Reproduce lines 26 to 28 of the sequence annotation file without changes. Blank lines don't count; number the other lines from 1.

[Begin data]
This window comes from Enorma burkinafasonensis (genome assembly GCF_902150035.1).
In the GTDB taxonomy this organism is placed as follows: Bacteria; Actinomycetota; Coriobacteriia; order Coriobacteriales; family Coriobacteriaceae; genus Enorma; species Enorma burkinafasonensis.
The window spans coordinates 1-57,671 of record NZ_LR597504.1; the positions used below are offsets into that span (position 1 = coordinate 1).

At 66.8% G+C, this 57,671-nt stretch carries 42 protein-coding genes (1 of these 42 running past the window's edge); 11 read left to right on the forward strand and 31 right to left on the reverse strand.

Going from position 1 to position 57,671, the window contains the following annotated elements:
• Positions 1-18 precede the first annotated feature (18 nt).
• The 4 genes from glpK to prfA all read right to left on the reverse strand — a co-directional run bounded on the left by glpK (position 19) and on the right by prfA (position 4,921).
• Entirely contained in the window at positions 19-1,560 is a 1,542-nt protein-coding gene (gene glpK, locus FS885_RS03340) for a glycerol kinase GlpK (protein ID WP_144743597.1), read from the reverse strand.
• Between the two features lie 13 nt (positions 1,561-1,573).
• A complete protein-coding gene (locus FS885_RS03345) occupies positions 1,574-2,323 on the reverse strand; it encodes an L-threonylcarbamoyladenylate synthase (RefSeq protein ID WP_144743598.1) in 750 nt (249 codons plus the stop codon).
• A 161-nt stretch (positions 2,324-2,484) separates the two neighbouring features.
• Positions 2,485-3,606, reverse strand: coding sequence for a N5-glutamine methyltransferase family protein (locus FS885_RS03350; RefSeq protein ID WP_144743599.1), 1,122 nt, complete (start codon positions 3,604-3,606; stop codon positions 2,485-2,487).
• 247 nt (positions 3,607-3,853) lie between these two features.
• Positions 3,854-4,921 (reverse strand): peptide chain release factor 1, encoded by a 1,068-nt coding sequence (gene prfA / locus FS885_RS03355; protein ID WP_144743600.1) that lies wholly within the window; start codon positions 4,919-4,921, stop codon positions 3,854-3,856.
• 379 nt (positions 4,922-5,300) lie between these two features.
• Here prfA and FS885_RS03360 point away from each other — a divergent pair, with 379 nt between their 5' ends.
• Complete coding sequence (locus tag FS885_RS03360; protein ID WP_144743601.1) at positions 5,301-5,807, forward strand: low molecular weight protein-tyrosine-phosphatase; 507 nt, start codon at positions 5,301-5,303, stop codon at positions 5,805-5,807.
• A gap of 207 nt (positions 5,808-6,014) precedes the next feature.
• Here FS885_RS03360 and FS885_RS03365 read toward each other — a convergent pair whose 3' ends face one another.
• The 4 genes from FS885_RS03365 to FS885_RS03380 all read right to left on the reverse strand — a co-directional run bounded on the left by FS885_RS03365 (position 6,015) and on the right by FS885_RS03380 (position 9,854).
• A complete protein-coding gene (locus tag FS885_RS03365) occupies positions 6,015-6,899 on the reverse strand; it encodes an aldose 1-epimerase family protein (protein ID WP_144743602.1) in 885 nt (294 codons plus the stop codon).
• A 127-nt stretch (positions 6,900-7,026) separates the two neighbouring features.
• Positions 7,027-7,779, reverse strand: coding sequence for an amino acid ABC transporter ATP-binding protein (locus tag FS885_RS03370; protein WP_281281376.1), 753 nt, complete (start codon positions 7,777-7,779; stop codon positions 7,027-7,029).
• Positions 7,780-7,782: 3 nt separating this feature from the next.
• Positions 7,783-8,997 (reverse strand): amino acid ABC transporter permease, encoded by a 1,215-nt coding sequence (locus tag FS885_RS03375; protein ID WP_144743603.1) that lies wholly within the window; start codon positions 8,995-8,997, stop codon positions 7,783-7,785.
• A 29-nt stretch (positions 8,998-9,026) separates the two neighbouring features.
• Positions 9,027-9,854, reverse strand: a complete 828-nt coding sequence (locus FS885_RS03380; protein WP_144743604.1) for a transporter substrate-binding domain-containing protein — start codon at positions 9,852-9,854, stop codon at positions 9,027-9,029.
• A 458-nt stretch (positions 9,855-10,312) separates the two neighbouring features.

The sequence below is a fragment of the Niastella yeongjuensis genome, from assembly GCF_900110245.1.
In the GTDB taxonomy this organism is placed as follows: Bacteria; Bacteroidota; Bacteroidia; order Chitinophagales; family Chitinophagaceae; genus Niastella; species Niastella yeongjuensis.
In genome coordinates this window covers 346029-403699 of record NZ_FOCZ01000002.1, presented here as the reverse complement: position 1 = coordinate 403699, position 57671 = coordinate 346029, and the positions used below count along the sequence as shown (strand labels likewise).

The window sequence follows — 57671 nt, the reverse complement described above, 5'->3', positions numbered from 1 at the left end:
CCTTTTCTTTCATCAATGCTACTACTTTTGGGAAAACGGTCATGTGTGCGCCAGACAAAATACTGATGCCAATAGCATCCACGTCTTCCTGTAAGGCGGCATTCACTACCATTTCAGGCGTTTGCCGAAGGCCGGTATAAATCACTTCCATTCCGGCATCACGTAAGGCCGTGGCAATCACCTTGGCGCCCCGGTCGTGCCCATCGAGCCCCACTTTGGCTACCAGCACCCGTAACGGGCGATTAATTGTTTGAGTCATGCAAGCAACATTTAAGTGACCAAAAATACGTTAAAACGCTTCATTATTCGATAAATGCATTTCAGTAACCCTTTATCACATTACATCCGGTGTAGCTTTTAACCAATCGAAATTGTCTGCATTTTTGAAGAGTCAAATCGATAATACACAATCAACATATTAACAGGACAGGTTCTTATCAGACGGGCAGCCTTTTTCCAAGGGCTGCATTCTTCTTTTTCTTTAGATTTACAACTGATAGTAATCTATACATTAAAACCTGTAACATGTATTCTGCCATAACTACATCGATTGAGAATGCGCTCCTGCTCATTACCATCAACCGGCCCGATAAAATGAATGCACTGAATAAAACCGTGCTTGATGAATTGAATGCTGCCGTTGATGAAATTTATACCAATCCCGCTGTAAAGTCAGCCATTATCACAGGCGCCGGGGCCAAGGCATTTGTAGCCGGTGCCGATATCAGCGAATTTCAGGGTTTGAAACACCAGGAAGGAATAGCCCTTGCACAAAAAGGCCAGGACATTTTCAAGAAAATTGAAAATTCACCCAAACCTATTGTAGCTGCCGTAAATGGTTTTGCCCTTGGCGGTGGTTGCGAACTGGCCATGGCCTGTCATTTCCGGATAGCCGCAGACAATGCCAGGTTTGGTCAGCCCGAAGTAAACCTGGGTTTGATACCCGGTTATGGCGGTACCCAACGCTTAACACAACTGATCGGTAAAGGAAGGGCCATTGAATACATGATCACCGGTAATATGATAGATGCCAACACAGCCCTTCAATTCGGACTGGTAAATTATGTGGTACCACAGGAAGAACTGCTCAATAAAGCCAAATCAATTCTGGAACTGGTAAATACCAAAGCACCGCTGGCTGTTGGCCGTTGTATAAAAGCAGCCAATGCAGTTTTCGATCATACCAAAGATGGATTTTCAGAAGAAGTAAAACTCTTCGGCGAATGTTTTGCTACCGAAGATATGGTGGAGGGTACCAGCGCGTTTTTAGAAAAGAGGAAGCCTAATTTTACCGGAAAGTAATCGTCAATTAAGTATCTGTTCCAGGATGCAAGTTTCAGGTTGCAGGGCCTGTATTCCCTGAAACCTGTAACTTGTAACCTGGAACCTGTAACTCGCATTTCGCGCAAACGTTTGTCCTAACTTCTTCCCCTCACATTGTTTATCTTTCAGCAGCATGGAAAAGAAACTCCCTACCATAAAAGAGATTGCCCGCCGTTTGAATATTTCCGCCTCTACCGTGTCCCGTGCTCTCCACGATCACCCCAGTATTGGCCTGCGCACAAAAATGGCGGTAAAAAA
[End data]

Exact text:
• A 29-nt stretch (positions 8,998-9,026) separates the two neighbouring features.
• Positions 9,027-9,854, reverse strand: a complete 828-nt coding sequence (locus FS885_RS03380; protein WP_144743604.1) for a transporter substrate-binding domain-containing protein — start codon at positions 9,852-9,854, stop codon at positions 9,027-9,029.
• A 458-nt stretch (positions 9,855-10,312) separates the two neighbouring features.